To propose that laterality might now play a large part in intimate relations is to suggest that intimacy may be closer to the complexities of love and hate, survival and annihilation, closer, perhaps, than to the desires of vertical relationships. And in this sense, these relations are also closer to those relations where intimacy arises between relative strangers, that is, all the relationships with those who distribute resources for intimacy, health, safety, religious inspiration, and personal growth, where each of us must often operate or fail to operate entrepreneurially in the context of neoliberal privatization in biopolitical governance. To link intimacy and lateral relationships with neoliberal biopolitics is to put an historical and sociopolitical spin on Mitchell’s thinking about siblings beyond her own brief remarks about the history of psychoanalysis. It also is to ask: what is intimacy, and how does a definition of intimacy affect politics and critique?
In his discussion of the relationship of discipline and biopolitics, Foucault argued that the latter would increasingly come to dominate power relations when the family became only a segment of population, even if the family was the privileged instrument of governance, or the privileged resource for data concerning individual family members. What might once have been considered family matters of sexual and physical abuse, and, as such, matters of discipline, also become a matter of biopolitical control through statistical measures, made a normal matter, but where the boundary between the normal and abnormal is not so much at issue. Instead, there is an investment in comparisons of relative normalcies across various institutions such as the school, the church, the medical and therapeutic establishments, and institutions of welfare, just as these very institutions increasingly must bear up under the private, but now widely publicized failures of institutional figures of authority. The comparison of normalcies constitutes populations in series often marked by differences and similarities of race, gender, sexuality, ethnicity, and class but increasingly less as a matter of identity than as a matter of risk management, with scales measuring the potential for well-being and the capacity for happiness, health, intelligence, and hope.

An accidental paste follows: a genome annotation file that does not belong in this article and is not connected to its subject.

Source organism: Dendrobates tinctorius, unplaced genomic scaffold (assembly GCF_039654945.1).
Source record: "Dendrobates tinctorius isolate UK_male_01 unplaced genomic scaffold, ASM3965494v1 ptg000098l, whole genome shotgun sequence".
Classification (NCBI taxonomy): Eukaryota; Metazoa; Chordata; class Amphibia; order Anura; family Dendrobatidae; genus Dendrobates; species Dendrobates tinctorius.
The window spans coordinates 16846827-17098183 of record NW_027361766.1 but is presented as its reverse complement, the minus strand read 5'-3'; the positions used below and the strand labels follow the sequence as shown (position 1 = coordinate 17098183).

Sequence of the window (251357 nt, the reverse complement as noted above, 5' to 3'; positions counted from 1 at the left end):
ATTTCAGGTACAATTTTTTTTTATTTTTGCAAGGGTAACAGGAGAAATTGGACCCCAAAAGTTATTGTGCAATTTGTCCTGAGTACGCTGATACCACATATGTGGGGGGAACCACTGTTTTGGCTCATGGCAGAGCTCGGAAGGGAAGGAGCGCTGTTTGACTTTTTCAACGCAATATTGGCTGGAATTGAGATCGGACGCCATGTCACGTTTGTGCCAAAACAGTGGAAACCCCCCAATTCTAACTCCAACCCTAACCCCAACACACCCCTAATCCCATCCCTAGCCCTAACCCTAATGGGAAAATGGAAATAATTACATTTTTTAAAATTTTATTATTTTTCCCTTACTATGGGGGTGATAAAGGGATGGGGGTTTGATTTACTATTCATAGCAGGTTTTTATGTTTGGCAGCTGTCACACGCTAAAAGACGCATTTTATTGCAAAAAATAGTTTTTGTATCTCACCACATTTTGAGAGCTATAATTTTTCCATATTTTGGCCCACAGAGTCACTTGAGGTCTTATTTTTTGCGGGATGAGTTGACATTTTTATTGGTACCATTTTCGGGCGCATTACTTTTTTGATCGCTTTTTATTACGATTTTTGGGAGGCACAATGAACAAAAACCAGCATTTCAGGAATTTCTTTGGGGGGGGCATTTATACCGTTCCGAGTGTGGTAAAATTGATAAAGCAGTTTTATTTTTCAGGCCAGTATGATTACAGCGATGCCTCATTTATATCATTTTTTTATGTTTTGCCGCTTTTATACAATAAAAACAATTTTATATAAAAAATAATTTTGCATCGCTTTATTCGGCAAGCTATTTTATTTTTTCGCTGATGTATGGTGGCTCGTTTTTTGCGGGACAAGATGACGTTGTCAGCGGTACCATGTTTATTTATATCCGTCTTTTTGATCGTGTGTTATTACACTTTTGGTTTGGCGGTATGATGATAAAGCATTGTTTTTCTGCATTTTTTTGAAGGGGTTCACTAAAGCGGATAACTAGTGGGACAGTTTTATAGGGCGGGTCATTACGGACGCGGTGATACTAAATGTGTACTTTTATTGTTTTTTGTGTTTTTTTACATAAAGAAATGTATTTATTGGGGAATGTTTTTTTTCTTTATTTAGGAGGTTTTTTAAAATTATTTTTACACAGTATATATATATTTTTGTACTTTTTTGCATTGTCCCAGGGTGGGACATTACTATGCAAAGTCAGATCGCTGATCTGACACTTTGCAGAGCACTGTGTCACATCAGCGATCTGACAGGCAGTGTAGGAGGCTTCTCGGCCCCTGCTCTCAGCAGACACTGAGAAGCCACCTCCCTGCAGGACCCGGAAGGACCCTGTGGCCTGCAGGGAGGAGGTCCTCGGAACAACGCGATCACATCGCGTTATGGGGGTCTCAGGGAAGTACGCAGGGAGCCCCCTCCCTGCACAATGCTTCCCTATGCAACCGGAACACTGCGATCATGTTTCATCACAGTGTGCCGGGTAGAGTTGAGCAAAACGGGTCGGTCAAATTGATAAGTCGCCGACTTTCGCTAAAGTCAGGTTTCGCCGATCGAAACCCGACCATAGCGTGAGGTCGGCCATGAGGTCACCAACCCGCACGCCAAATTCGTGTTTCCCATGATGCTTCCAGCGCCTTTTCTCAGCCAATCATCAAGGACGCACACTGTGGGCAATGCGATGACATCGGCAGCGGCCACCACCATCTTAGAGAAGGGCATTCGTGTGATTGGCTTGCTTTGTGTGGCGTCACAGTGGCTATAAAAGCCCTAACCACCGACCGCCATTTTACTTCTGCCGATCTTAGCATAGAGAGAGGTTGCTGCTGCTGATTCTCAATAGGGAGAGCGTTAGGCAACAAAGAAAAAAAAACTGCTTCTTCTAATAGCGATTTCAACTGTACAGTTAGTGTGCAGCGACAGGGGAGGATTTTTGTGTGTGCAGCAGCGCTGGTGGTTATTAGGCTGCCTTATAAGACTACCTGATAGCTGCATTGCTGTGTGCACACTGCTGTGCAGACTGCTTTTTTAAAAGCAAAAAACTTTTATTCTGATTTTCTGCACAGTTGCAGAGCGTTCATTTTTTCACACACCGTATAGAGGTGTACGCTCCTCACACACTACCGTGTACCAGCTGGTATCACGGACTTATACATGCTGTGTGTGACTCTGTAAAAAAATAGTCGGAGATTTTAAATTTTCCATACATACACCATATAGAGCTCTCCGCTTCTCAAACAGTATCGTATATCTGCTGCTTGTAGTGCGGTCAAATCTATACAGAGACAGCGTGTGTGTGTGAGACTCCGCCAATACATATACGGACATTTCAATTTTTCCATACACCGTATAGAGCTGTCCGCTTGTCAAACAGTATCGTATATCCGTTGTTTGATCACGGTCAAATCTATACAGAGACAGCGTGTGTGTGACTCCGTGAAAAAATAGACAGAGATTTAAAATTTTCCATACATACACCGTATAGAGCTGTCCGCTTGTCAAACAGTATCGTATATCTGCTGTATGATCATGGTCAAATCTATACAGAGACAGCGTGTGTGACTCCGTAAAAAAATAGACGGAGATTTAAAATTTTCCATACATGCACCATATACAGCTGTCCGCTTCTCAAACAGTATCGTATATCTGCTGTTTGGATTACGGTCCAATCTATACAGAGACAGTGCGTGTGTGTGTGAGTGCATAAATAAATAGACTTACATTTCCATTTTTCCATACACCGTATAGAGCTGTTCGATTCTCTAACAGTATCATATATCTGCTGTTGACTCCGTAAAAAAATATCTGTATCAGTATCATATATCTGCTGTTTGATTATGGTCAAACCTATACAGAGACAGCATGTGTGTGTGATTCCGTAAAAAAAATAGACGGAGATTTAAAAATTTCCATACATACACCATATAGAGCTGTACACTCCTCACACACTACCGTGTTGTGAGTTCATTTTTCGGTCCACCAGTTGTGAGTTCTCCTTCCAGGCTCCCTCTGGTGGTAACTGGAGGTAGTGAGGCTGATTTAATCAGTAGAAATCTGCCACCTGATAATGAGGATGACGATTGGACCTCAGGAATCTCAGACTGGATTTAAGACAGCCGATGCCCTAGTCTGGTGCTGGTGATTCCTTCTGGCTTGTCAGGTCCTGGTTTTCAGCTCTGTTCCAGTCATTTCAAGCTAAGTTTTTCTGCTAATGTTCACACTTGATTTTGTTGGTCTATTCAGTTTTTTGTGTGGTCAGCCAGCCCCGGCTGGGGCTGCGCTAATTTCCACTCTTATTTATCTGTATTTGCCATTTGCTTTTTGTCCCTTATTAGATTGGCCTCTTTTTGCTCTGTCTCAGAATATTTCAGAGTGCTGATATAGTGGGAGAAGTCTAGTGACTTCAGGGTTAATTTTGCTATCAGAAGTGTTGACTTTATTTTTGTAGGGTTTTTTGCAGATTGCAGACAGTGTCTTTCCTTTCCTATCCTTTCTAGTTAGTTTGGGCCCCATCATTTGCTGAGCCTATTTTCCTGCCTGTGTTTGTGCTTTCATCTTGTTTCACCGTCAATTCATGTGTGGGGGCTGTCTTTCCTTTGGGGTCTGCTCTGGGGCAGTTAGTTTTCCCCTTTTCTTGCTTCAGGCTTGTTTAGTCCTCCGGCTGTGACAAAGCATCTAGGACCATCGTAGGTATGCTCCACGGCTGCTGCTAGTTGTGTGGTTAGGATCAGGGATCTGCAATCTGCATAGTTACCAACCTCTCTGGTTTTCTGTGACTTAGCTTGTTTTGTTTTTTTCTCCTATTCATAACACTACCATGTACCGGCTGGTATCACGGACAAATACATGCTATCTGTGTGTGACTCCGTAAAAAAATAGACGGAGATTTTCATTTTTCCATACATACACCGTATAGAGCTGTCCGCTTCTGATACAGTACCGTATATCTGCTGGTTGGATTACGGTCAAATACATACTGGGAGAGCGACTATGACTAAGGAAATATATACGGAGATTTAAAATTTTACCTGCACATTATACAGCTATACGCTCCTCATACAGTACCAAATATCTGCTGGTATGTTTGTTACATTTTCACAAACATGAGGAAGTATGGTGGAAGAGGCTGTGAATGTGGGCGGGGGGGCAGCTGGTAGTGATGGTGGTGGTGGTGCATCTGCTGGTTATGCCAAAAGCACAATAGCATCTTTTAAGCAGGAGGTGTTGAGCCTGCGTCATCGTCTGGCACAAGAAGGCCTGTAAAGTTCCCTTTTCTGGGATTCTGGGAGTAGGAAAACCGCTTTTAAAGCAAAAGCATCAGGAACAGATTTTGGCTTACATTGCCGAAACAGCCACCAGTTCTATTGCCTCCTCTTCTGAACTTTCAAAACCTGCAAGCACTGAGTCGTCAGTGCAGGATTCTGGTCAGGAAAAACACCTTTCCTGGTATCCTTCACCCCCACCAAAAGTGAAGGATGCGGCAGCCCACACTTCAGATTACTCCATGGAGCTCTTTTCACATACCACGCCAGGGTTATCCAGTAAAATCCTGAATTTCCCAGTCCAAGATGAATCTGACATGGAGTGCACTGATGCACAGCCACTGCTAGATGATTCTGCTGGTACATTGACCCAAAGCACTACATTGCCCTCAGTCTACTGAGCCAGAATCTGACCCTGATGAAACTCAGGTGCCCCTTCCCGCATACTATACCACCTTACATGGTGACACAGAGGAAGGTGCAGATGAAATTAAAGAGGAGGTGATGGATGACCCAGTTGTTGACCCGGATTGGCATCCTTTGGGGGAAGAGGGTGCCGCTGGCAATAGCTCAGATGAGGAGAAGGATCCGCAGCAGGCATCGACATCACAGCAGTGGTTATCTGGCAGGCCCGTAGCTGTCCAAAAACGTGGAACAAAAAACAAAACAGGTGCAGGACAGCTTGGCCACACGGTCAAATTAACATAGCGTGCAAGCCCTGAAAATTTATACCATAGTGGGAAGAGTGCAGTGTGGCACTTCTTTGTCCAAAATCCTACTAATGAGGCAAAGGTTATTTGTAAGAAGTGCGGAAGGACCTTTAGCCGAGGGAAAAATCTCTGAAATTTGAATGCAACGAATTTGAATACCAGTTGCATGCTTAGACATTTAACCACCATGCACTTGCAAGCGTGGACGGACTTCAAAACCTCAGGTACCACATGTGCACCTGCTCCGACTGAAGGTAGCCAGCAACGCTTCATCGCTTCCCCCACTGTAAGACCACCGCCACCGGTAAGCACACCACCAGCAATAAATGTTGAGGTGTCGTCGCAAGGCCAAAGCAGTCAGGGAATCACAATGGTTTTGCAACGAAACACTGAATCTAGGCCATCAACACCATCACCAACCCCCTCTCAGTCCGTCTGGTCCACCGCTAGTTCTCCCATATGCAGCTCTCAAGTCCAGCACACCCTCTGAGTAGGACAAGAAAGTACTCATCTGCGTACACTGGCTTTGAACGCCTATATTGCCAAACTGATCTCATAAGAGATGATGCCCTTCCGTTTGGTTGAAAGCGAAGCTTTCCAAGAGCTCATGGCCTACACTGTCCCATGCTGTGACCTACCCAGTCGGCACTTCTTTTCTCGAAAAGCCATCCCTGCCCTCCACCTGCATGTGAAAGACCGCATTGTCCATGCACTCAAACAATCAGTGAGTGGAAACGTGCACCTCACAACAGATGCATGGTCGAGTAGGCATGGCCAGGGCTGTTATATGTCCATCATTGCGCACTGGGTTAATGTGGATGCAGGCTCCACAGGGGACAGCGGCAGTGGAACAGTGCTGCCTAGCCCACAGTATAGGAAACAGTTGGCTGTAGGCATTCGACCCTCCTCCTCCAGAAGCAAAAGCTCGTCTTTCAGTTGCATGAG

Thus, these populations, constituted in the management of risk, also cross through families, as well as races, ethnicities, sexes, classes, and genders—transforming, if not in some cases dismantling, the behaviors and identities these categories of population have implied. Race, class, and other categories do not determine the capacity for intimacy; rather, these are transformed as the capacity for intimacy is distributed in biopolitical governance. What is allowed by focusing on the intimate in terms of biopolitics, Stoler concludes, “is a call to question cherished assumptions: that the intimate is located primarily in the family, that the family is a ready model for, and microcosm of, the state, and that affective ties are inherently tender ones.” Here, questions of technology and its effects, like the mining of big data, ubiquitous surveillance, and socially mediated communication also emerge in relation to feminism and neoliberal transformations. Yet, familial relations still haunt. But perhaps it is the relations between siblings, lateral relations that are coming to haunt sociality the most. To focus on intimacy and laterality in relationship to biopolitical governance is to see the operation of power as haunted by what Stoler describes as “the strangely familiar that proximities and inequalities may produce.”
In all this, there is much suggested and much to sort out about how gender, sexuality, race, and ethnicity are constituted, and how they work. There is much suggested and to sort out about the way we conceive of alliances in activism and across locations and institutions, given a focus on laterality and biopower. It is no wonder that concepts like assemblage are becoming more appealing than structure and individual; no wonder agency is being rethought as a capacity of the nonhuman as much as the human, stretching the concepts of materiality and embodiment. No wonder that issues of labor, exploitation, and commodification are discussed among theorists concerned with the labor of affective capacities across all scales of matter: the quantum, the human, the cosmic. No wonder there is a hyper-familialism as intimacy is dispersed beyond the confines of the family. Taken as the marrow of lateral relations of power, intimacy is leading us to revise conceptions of neoliberal institutional domains, activism, feminist politics, and articulations across locations.